Game Triage

I’m with Liore and Belghast. Hype cycles are whooshing right over my head. And I don’t know what to blog about. So I go silent for a couple days, which sometimes turns into weeks.

Here’s the main problem:

Too many games. Not enough time.

I suppose one personal habit of mine that has already gotten entrenched is a deep resistance to buying most games on launch day. Or indeed, during the hype cycle when most people are talking about it.

The habit started when I skipped a year or two when I was schooling overseas, or unemployed and conserving money, and ever since then, I’ve been busy playing catch-up.

I don’t regret a thing.

I’m part of the long tail, I get my games cheaper, I still get a very similar experience for most things that ain’t reliant on launch day crowds, and I wasn’t much of a must-do-the-same-thing-as-my-friends-at-the-same-time person to begin with.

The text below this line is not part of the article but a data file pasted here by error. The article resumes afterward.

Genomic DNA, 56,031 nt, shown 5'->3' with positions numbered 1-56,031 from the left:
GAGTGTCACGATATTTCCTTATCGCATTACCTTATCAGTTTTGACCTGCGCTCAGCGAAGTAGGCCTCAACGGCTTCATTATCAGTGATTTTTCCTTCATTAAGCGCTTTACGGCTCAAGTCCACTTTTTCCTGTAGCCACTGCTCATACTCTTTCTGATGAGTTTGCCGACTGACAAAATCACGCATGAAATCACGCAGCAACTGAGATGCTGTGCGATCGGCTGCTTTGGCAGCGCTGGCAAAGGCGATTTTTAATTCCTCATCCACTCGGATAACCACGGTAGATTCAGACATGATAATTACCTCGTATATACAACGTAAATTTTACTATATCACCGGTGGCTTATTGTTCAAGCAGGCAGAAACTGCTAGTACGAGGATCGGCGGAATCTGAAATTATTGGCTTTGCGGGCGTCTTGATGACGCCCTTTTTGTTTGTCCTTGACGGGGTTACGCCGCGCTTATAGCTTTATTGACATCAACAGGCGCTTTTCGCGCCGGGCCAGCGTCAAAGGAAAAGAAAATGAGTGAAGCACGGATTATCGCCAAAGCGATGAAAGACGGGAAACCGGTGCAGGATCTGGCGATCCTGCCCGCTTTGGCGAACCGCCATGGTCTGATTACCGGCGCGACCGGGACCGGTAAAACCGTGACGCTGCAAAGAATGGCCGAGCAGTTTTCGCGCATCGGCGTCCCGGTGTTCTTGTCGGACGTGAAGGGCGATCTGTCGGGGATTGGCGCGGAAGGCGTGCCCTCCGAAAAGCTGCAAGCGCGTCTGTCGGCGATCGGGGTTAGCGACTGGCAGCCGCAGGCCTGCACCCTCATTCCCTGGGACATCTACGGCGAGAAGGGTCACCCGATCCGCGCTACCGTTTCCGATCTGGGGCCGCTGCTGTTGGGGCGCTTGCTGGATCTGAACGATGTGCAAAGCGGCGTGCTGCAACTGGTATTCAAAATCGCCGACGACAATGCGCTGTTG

It’s a rare game that I buy full price – I must really love it – and often I see it going for much cheaper later, and it rubs in the lesson that I paid a premium for experiencing it at a critical time.

Hell, I have ‘old’ games I want to play again, and I don’t know when I’ll get around to them.

I haven’t quite crossed 1.5 years in Stardew Valley yet, I don’t think. One week I was playing it, and then I wasn’t.

I kinda want to play Don’t Starve again. I bought the latest tropical island DLC thing sight unseen and -haven’t- got around to even seeing any of its content.

I listened to Peter Hollens sing Skyrim and suddenly I want to start another game from scratch, for reals this time, a full second playthrough, and maybe play a different combat style and oh, actually try the DLC? Did I ever buy it when it went on Steam sale? I can’t remember.

Who am I kidding?

Path of Exile lies fallow once more, because Minecraft shoved it aside last week.

I raid now, in GW2, two weeknights of five. Three left.